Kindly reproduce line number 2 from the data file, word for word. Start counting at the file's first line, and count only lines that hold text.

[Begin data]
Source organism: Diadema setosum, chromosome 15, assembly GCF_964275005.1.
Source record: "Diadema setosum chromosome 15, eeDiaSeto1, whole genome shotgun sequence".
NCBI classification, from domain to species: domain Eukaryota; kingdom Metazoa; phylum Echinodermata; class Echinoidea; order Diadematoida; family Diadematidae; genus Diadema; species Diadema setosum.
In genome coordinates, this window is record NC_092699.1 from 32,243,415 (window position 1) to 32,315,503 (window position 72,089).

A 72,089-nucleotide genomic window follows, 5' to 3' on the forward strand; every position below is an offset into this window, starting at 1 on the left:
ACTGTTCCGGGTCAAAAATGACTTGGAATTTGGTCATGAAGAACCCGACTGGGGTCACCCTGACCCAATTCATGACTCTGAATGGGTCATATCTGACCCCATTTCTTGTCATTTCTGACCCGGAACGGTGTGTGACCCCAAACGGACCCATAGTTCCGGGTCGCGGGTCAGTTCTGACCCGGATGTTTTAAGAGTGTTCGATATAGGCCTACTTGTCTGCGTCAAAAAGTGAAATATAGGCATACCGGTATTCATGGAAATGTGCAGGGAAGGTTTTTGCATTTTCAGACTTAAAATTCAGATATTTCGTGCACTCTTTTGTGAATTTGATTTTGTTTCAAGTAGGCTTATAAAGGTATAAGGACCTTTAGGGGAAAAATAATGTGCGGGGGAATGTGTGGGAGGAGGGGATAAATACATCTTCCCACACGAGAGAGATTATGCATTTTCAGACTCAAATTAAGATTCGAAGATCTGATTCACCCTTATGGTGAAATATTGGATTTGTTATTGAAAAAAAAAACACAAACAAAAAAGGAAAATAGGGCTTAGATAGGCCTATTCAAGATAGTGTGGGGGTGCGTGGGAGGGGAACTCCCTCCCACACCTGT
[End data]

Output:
Source record: "Diadema setosum chromosome 15, eeDiaSeto1, whole genome shotgun sequence".